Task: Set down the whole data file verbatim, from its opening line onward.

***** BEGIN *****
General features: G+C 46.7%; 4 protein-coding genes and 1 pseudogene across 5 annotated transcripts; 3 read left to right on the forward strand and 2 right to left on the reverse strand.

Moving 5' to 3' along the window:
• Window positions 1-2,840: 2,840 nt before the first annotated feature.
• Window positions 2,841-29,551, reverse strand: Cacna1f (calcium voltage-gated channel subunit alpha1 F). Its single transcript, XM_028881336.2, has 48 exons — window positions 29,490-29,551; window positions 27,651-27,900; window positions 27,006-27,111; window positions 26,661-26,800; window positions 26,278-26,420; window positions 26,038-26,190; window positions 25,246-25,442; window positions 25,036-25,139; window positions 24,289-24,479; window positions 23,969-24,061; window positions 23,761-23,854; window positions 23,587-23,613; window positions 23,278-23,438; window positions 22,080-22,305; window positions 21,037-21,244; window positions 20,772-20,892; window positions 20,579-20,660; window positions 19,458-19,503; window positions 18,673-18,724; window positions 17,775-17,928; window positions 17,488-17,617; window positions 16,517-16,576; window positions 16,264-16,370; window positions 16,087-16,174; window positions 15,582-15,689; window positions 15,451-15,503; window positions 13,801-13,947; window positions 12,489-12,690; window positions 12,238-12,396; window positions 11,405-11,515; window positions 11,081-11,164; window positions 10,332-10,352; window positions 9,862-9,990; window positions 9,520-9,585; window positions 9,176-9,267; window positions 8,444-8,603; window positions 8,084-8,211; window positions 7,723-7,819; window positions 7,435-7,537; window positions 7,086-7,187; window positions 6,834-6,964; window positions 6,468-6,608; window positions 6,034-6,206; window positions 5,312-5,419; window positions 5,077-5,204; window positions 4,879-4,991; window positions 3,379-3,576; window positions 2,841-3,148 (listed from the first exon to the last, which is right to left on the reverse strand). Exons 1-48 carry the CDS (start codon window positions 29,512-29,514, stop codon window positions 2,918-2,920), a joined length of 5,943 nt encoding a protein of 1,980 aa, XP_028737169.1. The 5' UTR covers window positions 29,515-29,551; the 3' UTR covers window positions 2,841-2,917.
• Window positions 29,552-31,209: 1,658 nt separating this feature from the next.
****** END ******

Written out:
General features: G+C 46.7%; 4 protein-coding genes and 1 pseudogene across 5 annotated transcripts; 3 read left to right on the forward strand and 2 right to left on the reverse strand.

Moving 5' to 3' along the window:
• Window positions 1-2,840: 2,840 nt before the first annotated feature.
• Window positions 2,841-29,551, reverse strand: Cacna1f (calcium voltage-gated channel subunit alpha1 F). Its single transcript, XM_028881336.2, has 48 exons — window positions 29,490-29,551; window positions 27,651-27,900; window positions 27,006-27,111; window positions 26,661-26,800; window positions 26,278-26,420; window positions 26,038-26,190; window positions 25,246-25,442; window positions 25,036-25,139; window positions 24,289-24,479; window positions 23,969-24,061; window positions 23,761-23,854; window positions 23,587-23,613; window positions 23,278-23,438; window positions 22,080-22,305; window positions 21,037-21,244; window positions 20,772-20,892; window positions 20,579-20,660; window positions 19,458-19,503; window positions 18,673-18,724; window positions 17,775-17,928; window positions 17,488-17,617; window positions 16,517-16,576; window positions 16,264-16,370; window positions 16,087-16,174; window positions 15,582-15,689; window positions 15,451-15,503; window positions 13,801-13,947; window positions 12,489-12,690; window positions 12,238-12,396; window positions 11,405-11,515; window positions 11,081-11,164; window positions 10,332-10,352; window positions 9,862-9,990; window positions 9,520-9,585; window positions 9,176-9,267; window positions 8,444-8,603; window positions 8,084-8,211; window positions 7,723-7,819; window positions 7,435-7,537; window positions 7,086-7,187; window positions 6,834-6,964; window positions 6,468-6,608; window positions 6,034-6,206; window positions 5,312-5,419; window positions 5,077-5,204; window positions 4,879-4,991; window positions 3,379-3,576; window positions 2,841-3,148 (listed from the first exon to the last, which is right to left on the reverse strand). Exons 1-48 carry the CDS (start codon window positions 29,512-29,514, stop codon window positions 2,918-2,920), a joined length of 5,943 nt encoding a protein of 1,980 aa, XP_028737169.1. The 5' UTR covers window positions 29,515-29,551; the 3' UTR covers window positions 2,841-2,917.
• Window positions 29,552-31,209: 1,658 nt separating this feature from the next.